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How to Bounce Back From an Unexpected Emergency

Life can be rough. Whether we like it or not, bad things will happen. It’s inevitable.

  • People get sick
  • Our cars break down
  • Our kids get injured

Far too often, people are impacted by an unfortunate event, which drives them into debt. And then they do nothing… They just keep that debt around forever. This is obviously not the best plan. You’ve got to figure out how to bounce back from an unexpected emergency!

How to Bounce Back From an Unexpected Emergency

This post has been written by our talented staff writer, Kimberly Studdard.

So how do you bounce back from an unexpected emergency financially? While it may seem difficult, there are many ways you can do so.

bounce back from an emergencyFace The Problem

As much as you may not want to, it’s important to face the crisis you are experiencing. If you hide from it, or try to avoid it at all costs, it’s just going to get worse. Identify the issue, and decide how, and why you are going to tackle it.

It may be that your home flooded, or that you are going through a divorce. It may be that student loans are piling up quicker than you thought. But whatever it is, by facing the problem, you are making the active decision to fix it as well. This should be the first step on your journey to bounce back from an unexpected emergency.

Create A Bare-Bones Budget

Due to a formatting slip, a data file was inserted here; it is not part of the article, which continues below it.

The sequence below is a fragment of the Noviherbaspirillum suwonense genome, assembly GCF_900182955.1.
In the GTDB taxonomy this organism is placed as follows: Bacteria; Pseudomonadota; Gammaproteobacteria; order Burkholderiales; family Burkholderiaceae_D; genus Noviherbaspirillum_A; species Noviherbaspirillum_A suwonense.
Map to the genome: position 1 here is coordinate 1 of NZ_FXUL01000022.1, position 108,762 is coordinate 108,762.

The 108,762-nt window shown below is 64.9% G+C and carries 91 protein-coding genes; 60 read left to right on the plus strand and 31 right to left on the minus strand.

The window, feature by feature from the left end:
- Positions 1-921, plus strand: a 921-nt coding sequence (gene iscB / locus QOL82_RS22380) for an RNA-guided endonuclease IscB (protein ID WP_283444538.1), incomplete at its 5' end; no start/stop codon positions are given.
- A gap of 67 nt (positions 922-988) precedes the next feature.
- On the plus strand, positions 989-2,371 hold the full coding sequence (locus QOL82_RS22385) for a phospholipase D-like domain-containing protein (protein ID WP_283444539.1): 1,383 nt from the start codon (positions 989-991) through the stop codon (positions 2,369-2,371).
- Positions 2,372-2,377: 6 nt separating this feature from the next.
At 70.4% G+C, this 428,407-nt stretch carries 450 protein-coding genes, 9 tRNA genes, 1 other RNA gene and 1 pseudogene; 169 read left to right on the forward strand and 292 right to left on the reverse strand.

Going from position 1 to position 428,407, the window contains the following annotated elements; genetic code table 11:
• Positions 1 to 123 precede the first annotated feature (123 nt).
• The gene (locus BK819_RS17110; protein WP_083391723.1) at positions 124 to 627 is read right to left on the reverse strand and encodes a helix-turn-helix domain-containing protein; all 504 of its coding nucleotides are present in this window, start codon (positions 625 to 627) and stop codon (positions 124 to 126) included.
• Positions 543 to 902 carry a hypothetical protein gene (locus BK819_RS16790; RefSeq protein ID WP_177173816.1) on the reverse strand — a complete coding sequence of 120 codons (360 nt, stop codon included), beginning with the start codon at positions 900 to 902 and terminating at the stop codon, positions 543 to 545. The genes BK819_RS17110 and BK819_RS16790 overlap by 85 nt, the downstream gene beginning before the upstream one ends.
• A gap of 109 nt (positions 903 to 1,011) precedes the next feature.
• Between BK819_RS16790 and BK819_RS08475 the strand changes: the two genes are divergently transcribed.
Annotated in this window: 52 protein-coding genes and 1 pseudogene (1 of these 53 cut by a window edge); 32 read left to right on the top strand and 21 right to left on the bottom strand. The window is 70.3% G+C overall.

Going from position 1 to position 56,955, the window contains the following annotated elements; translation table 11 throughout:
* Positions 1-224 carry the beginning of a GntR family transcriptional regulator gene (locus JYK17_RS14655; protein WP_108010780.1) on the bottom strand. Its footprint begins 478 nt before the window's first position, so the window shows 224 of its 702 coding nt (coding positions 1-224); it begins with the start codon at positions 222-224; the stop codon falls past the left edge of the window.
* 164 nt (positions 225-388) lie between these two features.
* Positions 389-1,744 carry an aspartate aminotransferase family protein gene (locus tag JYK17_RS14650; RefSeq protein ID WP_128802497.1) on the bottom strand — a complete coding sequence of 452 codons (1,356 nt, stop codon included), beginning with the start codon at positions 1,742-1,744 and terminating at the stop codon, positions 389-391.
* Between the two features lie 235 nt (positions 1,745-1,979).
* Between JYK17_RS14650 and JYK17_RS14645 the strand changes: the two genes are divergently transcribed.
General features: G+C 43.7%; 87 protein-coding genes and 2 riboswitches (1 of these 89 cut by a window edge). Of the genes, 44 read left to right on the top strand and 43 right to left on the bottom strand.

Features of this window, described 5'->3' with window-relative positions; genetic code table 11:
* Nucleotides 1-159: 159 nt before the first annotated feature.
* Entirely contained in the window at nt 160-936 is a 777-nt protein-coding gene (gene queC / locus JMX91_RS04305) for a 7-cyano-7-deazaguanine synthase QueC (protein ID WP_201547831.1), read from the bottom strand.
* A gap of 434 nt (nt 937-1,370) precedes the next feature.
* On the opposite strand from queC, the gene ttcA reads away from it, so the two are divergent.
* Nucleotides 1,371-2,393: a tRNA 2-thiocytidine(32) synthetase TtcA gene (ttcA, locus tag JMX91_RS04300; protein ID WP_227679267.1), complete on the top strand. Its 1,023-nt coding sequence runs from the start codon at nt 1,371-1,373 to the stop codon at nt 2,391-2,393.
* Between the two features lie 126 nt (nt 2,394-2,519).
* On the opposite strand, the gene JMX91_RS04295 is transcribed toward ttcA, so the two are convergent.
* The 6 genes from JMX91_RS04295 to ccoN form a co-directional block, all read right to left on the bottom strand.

Now is not the time to be going out to eat or shopping for clothes. Even if these are stress relievers for you, it’s important now more than ever, to have and implement a bare-bones budget.

So what is bare-bones? Basically, a bare-bones budget means only spending your money on necessities. So bills, debt minimums (if any), groceries, and gas to get to and from work would be considered a necessity. Going out to eat, getting your nails done, and purchasing girl scout cookies are not a necessity.

By creating a bare-bones budget, you may be able to get a little wiggle room in your budget, which then means extra money you can save or spend on your unexpected emergency.

Hustle, Hustle, Hustle

If you already work a full-time job or raise kids, you may think it’s hard to pick up a side hustle. But short term sacrifices can equal long-term gain. Think about it this way. Would you rather dig yourself further into debt and pay on it for years, or be tired for a few months at your second job? I’ll always choose the latter.

Sometimes, you don’t even have to leave home for your side hustle! You can take surveys for gift cards, become a virtual assistant, or any other number of online side hustles.

Ask For Help

If you are truly in a bind, it’s okay to ask for help. Things happen, but that doesn’t mean you have to blame and punish yourself. There are so many resources out there, locally and nationally, that can help you bounce back from an unexpected emergency.